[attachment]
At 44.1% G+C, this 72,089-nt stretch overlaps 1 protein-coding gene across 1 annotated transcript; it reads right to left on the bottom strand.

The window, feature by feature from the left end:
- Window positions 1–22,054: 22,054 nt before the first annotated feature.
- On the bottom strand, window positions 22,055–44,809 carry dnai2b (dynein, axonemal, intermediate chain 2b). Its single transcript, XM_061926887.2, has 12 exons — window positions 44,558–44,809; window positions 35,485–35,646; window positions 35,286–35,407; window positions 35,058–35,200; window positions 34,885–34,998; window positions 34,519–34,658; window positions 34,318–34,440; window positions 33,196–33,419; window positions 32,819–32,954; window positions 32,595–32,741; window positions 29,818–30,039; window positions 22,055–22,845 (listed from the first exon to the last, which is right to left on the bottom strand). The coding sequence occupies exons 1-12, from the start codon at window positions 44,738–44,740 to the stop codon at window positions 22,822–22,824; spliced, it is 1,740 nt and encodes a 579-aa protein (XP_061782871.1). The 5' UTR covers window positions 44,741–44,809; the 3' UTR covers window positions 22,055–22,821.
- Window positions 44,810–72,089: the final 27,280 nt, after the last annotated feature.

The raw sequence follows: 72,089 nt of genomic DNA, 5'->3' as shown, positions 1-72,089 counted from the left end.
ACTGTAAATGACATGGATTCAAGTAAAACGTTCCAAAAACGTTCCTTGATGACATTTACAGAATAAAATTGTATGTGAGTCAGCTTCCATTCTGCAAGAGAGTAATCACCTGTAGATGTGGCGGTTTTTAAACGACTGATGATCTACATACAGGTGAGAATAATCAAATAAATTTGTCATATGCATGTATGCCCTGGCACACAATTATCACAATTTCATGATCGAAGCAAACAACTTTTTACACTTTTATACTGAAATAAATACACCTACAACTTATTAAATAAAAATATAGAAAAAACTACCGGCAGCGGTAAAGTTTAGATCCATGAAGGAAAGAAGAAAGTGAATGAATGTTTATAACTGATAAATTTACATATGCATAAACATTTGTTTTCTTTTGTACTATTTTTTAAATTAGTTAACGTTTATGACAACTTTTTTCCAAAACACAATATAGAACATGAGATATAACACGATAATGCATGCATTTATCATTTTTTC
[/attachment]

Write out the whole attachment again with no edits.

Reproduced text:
At 44.1% G+C, this 72,089-nt stretch overlaps 1 protein-coding gene across 1 annotated transcript; it reads right to left on the bottom strand.

The window, feature by feature from the left end:
- Window positions 1–22,054: 22,054 nt before the first annotated feature.
- On the bottom strand, window positions 22,055–44,809 carry dnai2b (dynein, axonemal, intermediate chain 2b). Its single transcript, XM_061926887.2, has 12 exons — window positions 44,558–44,809; window positions 35,485–35,646; window positions 35,286–35,407; window positions 35,058–35,200; window positions 34,885–34,998; window positions 34,519–34,658; window positions 34,318–34,440; window positions 33,196–33,419; window positions 32,819–32,954; window positions 32,595–32,741; window positions 29,818–30,039; window positions 22,055–22,845 (listed from the first exon to the last, which is right to left on the bottom strand). The coding sequence occupies exons 1-12, from the start codon at window positions 44,738–44,740 to the stop codon at window positions 22,822–22,824; spliced, it is 1,740 nt and encodes a 579-aa protein (XP_061782871.1). The 5' UTR covers window positions 44,741–44,809; the 3' UTR covers window positions 22,055–22,821.
- Window positions 44,810–72,089: the final 27,280 nt, after the last annotated feature.

The raw sequence follows: 72,089 nt of genomic DNA, 5'->3' as shown, positions 1-72,089 counted from the left end.
ACTGTAAATGACATGGATTCAAGTAAAACGTTCCAAAAACGTTCCTTGATGACATTTACAGAATAAAATTGTATGTGAGTCAGCTTCCATTCTGCAAGAGAGTAATCACCTGTAGATGTGGCGGTTTTTAAACGACTGATGATCTACATACAGGTGAGAATAATCAAATAAATTTGTCATATGCATGTATGCCCTGGCACACAATTATCACAATTTCATGATCGAAGCAAACAACTTTTTACACTTTTATACTGAAATAAATACACCTACAACTTATTAAATAAAAATATAGAAAAAACTACCGGCAGCGGTAAAGTTTAGATCCATGAAGGAAAGAAGAAAGTGAATGAATGTTTATAACTGATAAATTTACATATGCATAAACATTTGTTTTCTTTTGTACTATTTTTTAAATTAGTTAACGTTTATGACAACTTTTTTCCAAAACACAATATAGAACATGAGATATAACACGATAATGCATGCATTTATCATTTTTTC